During the autumn of 1533 Calvin experienced a religious conversion. In later life, John Calvin wrote two accounts of his conversion that differ in significant ways. In the first account he portrays his conversion as a sudden change of mind, brought about by God. This account can be found in his ''Commentary on the Book of Psalms'':
"God by a sudden conversion subdued and brought my mind to a teachable frame, which was more hardened in such matters than might have been expected from one at my early period of life. Having thus received some taste and knowledge of true godliness, I was immediately inflamed with so intense a desire to make progress therein, that although I did not altogether leave off other studies, yet I pursued them with less ardour."〔J. Calvin, preface to ''Commentary on the Book of Psalms'', trans. James Anderson, vol. 1 (Grand Rapids: Eerdmans, 1948), pp. xl–xli as quoted in . The translation by Anderson is available at See also .〕
In his second account he speaks of a long process of inner turmoil, followed by spiritual and psychological anguish.
"Being exceedingly alarmed at the misery into which I had fallen, and much more at that which threatened me in view of eternal death, I, duty bound, made it my first business to betake myself to your way, condemning my past life, not without groans and tears. And now, O Lord, what remains to a wretch like me, but instead of defence, earnestly to supplicate you not to judge that fearful abandonment of your Word according to its deserts, from which in your wondrous goodness you have at last delivered me."〔from: Bruce Gordon, ''Calvin'', New Haven; London 2009, p. 34.〕
Scholars have argued about the precise interpretation of these accounts, but it is agreed that his conversion corresponded with his break from the Roman Catholic Church.〔; ; ; 〕〔According to , Ganoczy in his book ''Le Jeune Calvin. Genèse et evolution de sa vocation réformatrice'', Wiesbaden: F. Steiner, 1966 p. 302, argues that Calvin conversion took place over several years and that it was not a biographical or chronological event. Cottret quotes Olivier Millet, ''Calvin et la dynamique de la Parole. Essai de rhétorique réformée'', Paris: H. Champion 1992 p. 522, noting a typological rather than a biographical perspective of the account of his conversion. The biographical argument is promoted by D. Fischer, "Conversion de Calvin", ''Etudes Theéologiques et Religieuses'' 58 (1983) pp. 203–220. According to Parker is in sympathy with Ganoczy's view, but in his investigations, he concluded that a certain period for his conversion could be determined.〕 The Calvin biographer Bruce Gordon has stressed that "the two accounts are not antithetical, revealing some inconsistency in Calvin's memory, but rather () two different ways of expressing the same reality."〔Bruce Gordon, ''Calvin'', New Haven; London 2009, p. 34.〕 At the time of his conversion (scholars have argued), Calvin also believed himself to have experienced a prophetic calling to reform the church, which is briefly reflected in the Psalms commentary account of his conversion and in many of his sermons and a number of his polemical tracts "〔See most recently: Jon Balserak, ''John Calvin as Sixteenth-Century Prophet'', Oxford 2014.〕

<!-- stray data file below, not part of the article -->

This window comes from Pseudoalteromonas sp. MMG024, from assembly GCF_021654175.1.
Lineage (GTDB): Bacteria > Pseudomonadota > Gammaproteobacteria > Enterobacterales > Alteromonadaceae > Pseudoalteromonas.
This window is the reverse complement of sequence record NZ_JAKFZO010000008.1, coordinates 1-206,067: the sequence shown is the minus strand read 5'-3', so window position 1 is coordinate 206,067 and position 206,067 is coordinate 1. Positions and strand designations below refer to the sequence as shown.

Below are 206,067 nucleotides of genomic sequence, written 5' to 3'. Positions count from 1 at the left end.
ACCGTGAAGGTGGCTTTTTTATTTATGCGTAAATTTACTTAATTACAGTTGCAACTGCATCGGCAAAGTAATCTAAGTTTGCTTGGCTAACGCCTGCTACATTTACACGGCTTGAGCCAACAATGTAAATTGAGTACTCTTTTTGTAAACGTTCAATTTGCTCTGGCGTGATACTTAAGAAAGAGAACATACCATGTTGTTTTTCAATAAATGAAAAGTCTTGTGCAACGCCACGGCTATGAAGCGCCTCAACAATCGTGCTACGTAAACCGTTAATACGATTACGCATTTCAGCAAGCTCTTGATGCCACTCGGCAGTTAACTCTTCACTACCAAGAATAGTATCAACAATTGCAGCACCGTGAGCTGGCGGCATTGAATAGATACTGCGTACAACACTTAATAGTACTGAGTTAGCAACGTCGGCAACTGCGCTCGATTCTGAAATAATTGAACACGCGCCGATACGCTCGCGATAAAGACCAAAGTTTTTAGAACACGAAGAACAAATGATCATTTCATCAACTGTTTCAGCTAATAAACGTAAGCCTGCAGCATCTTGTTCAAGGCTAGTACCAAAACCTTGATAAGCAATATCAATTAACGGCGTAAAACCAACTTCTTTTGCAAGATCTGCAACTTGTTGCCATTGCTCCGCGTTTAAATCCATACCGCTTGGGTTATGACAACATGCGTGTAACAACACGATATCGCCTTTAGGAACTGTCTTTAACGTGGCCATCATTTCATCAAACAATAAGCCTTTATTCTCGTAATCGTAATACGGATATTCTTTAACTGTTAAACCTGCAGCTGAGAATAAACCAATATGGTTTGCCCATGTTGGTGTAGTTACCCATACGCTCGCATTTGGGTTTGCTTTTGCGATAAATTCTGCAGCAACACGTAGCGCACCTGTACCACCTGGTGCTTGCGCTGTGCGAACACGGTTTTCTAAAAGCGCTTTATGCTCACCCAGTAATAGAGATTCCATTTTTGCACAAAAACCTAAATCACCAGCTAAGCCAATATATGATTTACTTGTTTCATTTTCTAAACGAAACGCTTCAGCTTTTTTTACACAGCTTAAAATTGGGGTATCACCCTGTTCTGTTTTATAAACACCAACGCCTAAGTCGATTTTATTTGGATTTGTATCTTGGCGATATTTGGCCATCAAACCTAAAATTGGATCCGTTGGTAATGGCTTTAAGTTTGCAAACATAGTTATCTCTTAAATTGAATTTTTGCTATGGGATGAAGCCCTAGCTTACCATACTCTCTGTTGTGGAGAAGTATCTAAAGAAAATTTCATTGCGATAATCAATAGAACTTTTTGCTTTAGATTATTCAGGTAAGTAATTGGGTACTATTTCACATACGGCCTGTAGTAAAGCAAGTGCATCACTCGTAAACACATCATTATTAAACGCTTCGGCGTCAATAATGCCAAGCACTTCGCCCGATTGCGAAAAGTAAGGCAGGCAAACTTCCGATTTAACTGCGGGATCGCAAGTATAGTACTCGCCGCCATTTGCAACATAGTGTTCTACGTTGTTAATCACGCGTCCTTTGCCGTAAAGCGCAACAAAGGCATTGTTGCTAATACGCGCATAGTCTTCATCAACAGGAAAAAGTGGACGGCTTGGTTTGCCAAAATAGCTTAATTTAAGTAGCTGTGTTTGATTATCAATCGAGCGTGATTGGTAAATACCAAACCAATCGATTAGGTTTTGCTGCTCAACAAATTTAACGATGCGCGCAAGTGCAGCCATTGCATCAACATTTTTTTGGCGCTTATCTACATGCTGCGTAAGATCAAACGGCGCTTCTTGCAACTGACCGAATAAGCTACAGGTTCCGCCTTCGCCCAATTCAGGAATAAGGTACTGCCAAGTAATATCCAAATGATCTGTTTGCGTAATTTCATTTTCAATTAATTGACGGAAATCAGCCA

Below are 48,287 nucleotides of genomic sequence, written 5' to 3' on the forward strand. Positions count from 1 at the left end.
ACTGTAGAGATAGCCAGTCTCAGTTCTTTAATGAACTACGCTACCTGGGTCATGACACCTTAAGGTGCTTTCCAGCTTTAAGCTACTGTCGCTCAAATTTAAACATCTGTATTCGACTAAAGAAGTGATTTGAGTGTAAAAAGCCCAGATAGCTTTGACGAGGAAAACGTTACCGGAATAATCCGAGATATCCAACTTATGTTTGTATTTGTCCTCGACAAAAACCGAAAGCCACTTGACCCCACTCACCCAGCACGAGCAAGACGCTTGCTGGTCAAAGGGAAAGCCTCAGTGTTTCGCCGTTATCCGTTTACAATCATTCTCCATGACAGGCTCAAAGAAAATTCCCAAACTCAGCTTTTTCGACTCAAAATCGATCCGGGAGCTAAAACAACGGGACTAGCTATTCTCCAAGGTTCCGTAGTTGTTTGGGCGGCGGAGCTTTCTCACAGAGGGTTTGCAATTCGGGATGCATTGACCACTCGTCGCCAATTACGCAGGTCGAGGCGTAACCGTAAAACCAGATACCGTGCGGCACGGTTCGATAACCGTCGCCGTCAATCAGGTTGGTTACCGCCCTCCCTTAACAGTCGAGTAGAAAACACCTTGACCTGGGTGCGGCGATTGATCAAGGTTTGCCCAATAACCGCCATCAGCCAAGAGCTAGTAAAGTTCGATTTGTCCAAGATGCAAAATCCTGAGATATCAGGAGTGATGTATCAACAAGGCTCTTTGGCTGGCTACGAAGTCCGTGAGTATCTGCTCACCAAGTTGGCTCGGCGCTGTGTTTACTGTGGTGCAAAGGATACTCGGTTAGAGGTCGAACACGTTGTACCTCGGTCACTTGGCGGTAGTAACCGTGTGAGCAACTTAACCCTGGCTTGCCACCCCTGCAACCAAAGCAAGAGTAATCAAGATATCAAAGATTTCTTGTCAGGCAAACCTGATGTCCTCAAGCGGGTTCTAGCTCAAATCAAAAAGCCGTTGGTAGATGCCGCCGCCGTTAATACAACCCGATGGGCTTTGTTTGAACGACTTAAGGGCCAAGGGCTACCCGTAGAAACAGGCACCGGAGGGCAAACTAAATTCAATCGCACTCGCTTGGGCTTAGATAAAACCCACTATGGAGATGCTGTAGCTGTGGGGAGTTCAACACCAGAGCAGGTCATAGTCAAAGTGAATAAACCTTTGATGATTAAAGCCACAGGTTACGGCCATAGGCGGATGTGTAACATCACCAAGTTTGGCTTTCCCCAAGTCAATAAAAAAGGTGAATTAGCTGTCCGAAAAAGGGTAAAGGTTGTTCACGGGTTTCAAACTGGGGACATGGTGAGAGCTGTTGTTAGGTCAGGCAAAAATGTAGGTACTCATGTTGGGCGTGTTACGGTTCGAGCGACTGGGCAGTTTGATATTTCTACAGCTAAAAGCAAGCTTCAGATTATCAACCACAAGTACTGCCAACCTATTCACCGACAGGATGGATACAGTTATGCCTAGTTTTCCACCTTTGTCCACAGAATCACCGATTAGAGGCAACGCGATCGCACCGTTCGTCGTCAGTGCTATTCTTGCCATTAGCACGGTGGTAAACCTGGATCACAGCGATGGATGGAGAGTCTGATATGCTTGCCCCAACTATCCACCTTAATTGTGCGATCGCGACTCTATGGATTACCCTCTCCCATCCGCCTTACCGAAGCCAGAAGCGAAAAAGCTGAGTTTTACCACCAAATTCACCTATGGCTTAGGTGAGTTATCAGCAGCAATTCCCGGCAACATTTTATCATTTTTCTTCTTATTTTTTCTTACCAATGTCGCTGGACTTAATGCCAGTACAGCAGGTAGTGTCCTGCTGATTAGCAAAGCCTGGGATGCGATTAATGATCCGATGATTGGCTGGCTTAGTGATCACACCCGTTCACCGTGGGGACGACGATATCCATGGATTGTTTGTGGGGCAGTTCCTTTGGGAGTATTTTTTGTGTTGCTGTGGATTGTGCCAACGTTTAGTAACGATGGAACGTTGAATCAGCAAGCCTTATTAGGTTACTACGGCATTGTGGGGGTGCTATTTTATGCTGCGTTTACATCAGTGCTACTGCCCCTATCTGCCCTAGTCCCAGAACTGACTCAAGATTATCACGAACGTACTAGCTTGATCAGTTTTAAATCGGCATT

By 1532, Calvin received his licentiate in law and published his first book, a commentary on Seneca's ''De Clementia''. After uneventful trips to Orléans and his hometown of Noyon, Calvin returned to Paris in October 1533. During this time, tensions rose at the Collège Royal (later to become the Collège de France) between the humanists/reformers and the conservative senior faculty members. One of the reformers, Nicolas Cop, was rector of the university. On 1 November 1533 he devoted his inaugural address to the need for reform and renewal in the Catholic Church.
The address provoked a strong reaction from the faculty, who denounced it as heretical, forcing Cop to flee to Basel. Calvin, a close friend of Cop, was implicated in the offence, and for the next year he was forced into hiding. He remained on the move, sheltering with his friend Louis du Tillet in Angoulême and taking refuge in Noyon and Orléans. He was finally forced to flee France during the Affair of the Placards in mid-October 1534. In that incident, unknown reformers had posted placards in various cities attacking the Catholic mass, which provoked a violent backlash against Protestants. In January 1535, Calvin joined Cop in Basel, a city under the influence of the reformer Johannes Oecolampadius.〔; ; ; 〕